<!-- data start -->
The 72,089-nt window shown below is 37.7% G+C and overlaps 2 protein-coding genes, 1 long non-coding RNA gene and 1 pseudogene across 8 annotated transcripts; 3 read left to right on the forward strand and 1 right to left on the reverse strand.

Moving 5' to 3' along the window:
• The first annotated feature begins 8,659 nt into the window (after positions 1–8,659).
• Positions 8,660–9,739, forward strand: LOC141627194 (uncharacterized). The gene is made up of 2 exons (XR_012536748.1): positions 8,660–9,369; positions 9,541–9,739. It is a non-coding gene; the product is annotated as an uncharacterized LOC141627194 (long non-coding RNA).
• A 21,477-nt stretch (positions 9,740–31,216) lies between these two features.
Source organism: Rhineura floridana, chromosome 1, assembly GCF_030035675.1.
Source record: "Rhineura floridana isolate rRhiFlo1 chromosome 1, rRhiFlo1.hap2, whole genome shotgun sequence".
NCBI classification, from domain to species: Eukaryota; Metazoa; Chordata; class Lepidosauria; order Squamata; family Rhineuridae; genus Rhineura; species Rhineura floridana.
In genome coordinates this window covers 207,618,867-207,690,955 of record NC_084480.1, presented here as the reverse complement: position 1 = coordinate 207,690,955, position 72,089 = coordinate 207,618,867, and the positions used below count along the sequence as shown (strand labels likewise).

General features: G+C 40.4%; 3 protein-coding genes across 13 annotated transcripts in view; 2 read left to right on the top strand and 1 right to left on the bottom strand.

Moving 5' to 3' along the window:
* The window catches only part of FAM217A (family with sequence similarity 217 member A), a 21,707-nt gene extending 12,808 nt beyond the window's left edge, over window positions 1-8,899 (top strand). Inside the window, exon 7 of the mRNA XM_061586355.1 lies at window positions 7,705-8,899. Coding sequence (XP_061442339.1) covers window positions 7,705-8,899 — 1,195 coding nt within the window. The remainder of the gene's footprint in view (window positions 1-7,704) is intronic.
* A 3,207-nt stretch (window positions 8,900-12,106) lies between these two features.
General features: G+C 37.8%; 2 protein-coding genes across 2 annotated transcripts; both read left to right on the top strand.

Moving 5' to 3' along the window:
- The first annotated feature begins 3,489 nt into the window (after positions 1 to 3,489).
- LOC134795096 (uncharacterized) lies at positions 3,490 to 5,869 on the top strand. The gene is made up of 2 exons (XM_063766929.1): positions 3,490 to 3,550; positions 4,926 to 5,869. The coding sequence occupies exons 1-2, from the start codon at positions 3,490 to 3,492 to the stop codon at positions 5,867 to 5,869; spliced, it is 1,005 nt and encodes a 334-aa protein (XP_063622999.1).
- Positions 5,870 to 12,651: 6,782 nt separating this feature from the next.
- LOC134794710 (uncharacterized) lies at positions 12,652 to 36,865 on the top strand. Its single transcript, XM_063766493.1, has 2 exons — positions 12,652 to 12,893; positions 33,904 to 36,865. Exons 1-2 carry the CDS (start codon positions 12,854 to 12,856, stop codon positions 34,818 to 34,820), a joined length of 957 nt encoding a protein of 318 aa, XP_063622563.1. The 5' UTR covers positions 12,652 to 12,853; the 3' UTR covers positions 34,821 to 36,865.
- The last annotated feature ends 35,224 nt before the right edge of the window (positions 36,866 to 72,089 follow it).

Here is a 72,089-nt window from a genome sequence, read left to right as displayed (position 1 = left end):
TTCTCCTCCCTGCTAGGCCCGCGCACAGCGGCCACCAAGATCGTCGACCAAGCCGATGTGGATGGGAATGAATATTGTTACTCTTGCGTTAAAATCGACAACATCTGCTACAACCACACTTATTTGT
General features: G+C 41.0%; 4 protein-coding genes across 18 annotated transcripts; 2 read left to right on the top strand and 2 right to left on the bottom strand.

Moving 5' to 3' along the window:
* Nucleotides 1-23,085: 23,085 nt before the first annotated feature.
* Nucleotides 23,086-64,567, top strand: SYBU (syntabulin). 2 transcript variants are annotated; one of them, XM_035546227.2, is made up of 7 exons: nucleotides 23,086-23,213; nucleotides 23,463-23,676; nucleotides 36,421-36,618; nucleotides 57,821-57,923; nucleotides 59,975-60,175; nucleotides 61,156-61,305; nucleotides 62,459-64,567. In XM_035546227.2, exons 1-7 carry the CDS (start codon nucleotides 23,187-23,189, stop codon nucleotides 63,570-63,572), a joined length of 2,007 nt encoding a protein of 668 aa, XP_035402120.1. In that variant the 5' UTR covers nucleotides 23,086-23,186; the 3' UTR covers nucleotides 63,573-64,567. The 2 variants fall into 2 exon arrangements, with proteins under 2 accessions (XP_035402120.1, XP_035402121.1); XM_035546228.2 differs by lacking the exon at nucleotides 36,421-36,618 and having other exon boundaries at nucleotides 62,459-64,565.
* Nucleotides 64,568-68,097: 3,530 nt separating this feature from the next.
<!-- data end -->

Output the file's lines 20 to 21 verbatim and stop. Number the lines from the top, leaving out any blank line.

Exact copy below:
- The last annotated feature ends 35,224 nt before the right edge of the window (positions 36,866 to 72,089 follow it).

Here is a 72,089-nt window from a genome sequence, read left to right as displayed (position 1 = left end):